IGNOU to start courses in Vedic and Indic studies next month | india-news | Hindustan Times
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IGNOU to start courses in Vedic and Indic studies next month

The courses will begin next month and will be offered to applicants in India and abroad.

india Updated: Jul 27, 2017 19:56 IST
IGNOU students
IGNOU students(File Photo)

The Indira Gandhi National Open University (IGNOU), a government recognised institution that offers distance education courses is set to start degree and certificate programmes in Vedic and Indic studies. 

The course in Vedic studies will be offered in association with a religious faction, the Swaminarayan Sect. 

The university will also set up a chair, named after Sect–Swaminarayan Chair, for which a MoU has been signed with the organisation that was founded in Gujarat and is a subsect of Vaishnava Hinduism. 

According to sources, the University will offer certificate and degree courses in the study of Vedas and Indic studies in three languages Hindi, English and Gujarati. 

The courses that will begin next month will be offered to applicants not only in India, but overseas as well. Infrastructure of the Swaminarayan Sect, will be used as study centres, sources told HT.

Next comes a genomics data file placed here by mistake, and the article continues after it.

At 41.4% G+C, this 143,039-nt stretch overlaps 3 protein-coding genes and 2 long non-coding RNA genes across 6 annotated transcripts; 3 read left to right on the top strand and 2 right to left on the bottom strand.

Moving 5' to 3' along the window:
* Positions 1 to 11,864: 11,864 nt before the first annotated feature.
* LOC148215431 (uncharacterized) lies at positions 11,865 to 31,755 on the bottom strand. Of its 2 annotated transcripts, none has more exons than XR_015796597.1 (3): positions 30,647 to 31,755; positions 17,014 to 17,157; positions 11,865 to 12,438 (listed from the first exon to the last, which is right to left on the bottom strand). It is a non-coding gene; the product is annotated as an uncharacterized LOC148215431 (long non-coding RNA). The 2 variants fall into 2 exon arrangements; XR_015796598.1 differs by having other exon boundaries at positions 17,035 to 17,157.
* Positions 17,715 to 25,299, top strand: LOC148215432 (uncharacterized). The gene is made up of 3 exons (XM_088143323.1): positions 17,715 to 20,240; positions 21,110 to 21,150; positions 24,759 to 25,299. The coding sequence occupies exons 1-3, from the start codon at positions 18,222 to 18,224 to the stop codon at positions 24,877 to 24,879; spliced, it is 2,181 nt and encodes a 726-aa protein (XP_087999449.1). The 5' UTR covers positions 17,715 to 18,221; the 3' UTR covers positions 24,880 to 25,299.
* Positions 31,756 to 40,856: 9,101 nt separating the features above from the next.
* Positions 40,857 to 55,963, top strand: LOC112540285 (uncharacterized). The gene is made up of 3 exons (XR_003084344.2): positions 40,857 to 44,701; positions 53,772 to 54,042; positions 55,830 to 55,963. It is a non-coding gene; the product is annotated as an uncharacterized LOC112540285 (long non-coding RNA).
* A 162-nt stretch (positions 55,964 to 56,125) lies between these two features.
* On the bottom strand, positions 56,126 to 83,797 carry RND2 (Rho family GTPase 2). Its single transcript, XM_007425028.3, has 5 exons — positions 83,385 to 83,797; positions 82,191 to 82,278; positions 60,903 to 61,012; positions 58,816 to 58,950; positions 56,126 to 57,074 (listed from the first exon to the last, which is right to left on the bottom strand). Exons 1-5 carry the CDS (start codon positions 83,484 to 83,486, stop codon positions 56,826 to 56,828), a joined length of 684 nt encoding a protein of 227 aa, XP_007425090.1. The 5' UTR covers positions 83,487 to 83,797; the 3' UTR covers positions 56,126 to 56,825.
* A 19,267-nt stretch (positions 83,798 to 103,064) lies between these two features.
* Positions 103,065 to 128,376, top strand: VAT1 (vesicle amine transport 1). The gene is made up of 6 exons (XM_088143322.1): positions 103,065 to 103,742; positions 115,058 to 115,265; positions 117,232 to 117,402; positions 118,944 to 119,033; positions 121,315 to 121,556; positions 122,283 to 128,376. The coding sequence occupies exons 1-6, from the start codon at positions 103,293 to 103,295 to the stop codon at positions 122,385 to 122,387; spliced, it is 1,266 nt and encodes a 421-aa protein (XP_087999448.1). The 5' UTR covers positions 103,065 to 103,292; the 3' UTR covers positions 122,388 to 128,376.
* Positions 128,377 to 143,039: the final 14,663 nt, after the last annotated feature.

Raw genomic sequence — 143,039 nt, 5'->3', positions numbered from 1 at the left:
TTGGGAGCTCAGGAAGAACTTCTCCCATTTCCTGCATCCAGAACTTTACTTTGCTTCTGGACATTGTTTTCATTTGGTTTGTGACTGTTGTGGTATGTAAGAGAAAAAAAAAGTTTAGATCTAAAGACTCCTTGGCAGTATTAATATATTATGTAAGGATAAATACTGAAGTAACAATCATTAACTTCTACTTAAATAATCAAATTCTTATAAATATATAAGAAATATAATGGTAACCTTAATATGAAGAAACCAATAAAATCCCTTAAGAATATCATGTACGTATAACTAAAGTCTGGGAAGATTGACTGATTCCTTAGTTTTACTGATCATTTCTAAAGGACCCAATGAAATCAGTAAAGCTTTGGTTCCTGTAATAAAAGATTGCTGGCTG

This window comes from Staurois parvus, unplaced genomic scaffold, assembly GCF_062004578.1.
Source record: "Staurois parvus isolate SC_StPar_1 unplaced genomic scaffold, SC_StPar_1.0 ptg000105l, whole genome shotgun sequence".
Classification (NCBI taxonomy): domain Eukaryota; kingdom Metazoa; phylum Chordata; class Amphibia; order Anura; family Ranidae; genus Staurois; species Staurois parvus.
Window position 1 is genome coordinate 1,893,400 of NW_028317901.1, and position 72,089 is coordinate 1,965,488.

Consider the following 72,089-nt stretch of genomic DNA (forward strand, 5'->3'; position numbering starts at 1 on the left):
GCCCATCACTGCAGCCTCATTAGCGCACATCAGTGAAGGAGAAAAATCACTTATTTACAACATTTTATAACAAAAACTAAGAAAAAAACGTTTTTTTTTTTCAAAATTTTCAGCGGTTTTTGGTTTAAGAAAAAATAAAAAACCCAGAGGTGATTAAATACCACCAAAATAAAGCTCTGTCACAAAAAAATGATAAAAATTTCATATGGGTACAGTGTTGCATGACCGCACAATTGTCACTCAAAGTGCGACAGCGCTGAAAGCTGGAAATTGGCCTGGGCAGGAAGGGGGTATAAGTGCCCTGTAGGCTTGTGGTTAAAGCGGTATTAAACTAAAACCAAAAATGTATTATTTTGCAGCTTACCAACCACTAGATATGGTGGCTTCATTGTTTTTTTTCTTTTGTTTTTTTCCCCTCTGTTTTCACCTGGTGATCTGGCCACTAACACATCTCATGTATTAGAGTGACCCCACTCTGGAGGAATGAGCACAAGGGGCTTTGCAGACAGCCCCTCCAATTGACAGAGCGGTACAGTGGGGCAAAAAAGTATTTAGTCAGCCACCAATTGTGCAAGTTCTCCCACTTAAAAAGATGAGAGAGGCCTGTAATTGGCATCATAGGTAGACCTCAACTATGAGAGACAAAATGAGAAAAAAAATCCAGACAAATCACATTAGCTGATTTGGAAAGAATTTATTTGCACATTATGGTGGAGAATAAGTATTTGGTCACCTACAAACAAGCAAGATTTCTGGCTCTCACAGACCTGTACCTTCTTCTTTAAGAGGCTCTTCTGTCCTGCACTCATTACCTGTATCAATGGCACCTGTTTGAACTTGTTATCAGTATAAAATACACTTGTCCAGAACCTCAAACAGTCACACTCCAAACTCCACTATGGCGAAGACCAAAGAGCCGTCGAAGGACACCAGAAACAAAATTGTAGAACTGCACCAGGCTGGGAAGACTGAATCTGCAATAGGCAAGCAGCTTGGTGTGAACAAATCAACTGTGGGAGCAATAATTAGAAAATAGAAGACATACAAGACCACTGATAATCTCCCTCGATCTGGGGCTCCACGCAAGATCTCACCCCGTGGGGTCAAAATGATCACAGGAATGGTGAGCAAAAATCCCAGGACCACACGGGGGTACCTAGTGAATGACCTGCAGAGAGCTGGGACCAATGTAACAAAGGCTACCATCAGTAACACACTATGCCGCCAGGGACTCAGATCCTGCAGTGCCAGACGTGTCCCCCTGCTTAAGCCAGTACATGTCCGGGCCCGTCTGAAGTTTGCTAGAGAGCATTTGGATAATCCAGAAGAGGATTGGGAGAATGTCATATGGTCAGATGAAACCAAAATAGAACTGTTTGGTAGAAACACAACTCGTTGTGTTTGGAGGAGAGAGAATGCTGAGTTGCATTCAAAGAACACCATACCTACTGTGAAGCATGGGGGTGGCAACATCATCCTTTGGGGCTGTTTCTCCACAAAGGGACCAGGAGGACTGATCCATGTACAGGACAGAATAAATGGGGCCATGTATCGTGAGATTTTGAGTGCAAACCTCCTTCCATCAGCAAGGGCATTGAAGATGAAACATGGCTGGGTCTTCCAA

The Swaminarayan sect has followers in many countries, especially in the United States of America, United Kingdom, South Africa and Kenya. 

A senior official of the University said the courses in Vedic and Indic studies are aimed at creating awareness about knowledge of the native people. 

“There are not many who can even tell the time sequence of the four Vedas and not many realise what is a Ved. General perception is it a collection of hymns. ….Vedas are a reflection of Indian civilisation and offer an insight into what society was all about,” an official told HT. 

The official said Indic studies will focus on the geographic, social, religious aspects of ancient Indian civilization. It will also take into account other spiritual sects and faiths such as Sufism. 

“Since the days of colonialism we have been taught history with a particular shade; more than 70% of the time we were talking ill of the Indian society—Dalits and women were ill-treated and it was a decrepit society. If that were true, why are there illustrious accounts of Greek people, who talk so highly of Indian society?” the official said.